[Updated Feb. 18] We noticed on Naked Philly back in January that there is a proposal afoot to create a waxworks museum in Philadelphia to honor notable personalities and historic figures with ties to the city.

Founder Robert Avery says he wants the museum to inspire young people to achieve greatness. A Feb. 18 story in the Philadelphia Daily News paints the museum as more of a dream than a potential reality:

"The Philadelphia Wax Museum is truly the museum of the future. It's been generating buzz for years, but the groundbreaking date cited in media accounts always seems to be just around the corner, and the grand opening just around the next one. Summer of 2009, early 2010, late 2011, sometime in 2012."

Who would you like to see
immortalized in wax? Tell us below.

The first figure, he says, will be William Penn. There's a whole army of Colonial-era notables. No controversy there.

And there are countless others anyone would expect to see: Bill Cosby, Will Smith, Marian Anderson. As well as a few less-obvious choices, e.g., Jean Vander Pyl, the voice of fictional prehistoric housewife Wilma Flintstone and Rosey, the Jetsons' robot maid.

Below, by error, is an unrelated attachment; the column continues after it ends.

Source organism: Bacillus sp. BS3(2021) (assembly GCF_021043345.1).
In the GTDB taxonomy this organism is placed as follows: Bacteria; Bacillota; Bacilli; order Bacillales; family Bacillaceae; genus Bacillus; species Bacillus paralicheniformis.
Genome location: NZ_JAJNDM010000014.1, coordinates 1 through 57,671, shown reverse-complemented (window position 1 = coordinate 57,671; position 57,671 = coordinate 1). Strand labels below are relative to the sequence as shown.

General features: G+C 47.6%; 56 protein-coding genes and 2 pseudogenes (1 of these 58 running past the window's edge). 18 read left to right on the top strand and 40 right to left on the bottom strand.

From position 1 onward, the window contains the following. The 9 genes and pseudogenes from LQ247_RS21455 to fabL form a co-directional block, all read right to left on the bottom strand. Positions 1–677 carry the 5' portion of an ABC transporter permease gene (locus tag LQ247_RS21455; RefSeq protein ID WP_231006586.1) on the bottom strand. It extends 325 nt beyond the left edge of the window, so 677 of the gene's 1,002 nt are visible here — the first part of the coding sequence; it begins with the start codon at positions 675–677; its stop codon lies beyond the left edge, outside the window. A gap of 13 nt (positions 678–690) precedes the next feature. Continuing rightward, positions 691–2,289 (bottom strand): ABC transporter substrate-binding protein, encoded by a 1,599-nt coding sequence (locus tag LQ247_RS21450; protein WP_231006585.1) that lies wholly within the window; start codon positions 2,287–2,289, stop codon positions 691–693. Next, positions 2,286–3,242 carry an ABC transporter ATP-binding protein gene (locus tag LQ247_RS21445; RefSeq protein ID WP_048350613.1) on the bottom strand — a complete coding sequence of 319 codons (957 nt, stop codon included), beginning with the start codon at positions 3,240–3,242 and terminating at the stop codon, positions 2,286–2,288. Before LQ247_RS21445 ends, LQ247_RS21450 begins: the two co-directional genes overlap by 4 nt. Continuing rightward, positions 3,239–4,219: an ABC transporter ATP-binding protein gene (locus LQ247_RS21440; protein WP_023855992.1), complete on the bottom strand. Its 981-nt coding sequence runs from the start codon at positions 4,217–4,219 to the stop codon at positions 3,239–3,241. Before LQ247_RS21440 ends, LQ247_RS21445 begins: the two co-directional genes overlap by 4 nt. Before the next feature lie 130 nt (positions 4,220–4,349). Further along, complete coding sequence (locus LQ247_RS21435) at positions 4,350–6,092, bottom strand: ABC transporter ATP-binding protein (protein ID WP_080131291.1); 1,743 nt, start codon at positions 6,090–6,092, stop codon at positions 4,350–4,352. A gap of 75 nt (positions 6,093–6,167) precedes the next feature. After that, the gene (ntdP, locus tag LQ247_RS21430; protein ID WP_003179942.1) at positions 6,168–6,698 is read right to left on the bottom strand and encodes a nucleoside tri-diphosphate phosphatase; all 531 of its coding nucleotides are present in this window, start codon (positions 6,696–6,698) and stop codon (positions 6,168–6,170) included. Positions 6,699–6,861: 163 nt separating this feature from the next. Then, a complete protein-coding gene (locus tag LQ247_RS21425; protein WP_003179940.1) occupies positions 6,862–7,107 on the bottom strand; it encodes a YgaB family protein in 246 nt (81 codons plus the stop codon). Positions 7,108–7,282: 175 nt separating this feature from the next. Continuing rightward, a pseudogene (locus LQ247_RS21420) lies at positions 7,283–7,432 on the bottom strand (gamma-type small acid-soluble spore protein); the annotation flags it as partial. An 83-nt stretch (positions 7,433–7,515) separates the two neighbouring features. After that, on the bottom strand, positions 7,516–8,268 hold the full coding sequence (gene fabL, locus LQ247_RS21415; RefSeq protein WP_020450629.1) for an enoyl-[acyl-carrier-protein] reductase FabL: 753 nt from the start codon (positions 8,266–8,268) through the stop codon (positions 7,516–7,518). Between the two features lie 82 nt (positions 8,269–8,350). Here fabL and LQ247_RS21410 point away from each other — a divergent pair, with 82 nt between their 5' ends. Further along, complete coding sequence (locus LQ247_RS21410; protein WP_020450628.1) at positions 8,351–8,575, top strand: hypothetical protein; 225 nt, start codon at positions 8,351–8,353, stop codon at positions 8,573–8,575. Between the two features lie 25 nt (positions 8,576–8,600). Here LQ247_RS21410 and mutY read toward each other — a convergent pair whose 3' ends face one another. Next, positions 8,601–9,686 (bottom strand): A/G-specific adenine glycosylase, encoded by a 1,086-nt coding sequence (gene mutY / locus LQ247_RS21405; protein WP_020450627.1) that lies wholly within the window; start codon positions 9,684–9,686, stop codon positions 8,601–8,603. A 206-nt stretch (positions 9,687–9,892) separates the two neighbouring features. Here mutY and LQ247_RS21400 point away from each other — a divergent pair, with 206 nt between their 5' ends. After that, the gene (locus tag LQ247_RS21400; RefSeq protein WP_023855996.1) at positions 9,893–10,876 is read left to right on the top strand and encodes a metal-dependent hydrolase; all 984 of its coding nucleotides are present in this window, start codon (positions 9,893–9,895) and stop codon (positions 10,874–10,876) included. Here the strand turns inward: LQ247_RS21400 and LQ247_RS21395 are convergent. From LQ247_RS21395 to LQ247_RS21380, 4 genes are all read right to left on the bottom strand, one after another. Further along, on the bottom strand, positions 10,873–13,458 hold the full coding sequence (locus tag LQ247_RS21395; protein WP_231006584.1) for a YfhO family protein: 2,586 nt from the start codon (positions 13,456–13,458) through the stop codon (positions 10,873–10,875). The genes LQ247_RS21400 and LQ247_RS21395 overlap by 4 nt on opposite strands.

Philly Post blogger Victor Fiorillo pointed out earlier this month that one of the figures planned for the museum is that of Philadelphia Eagles quarterback Michael Vick. That one might be a harder sell, even if the man has turned his back on his dog-fighting past. 

Come to think of it, the museum could have a whole wing of "bad guys made good" — or maybe just bad guys. Who would underwrite the 'Corrupt and Contented' Wing? 

In a town like Philly, of course, a section dedicated to sports figures would be essential — Moses Malone, Mike Schmidt. You'd have to pay tribute to famous industrialists, beer brewers and the like. And maybe there could be a whole room full of of wax foods — cheesesteaks, scrapple, Tastykakes!

You may have heard about the wax museum last summer when Avery used the Philadelphia Wax Museum Facebook page to express support of Chick-fil-A president Dan Cathy's position against gay marriage, briefly drawing the ire of the local LGBT community.

At the time Avery rightly defended his right to express his opinion — though one may wonder why he felt it necessary in that moment to interrupt a steady stream of Philadelphia cheerleading to share an opinion that had nothing at all to do with Philadelphia ... or the museum.

Whatever his beliefs, there is little doubt that Avery, who now lives in Washington, D.C., loves Philadelphia something awful. As mentioned, the museum's Facebook page (with the odd exception) is one big love song to the city and its native sons and daughters. Who can resist the charm of a man so in love?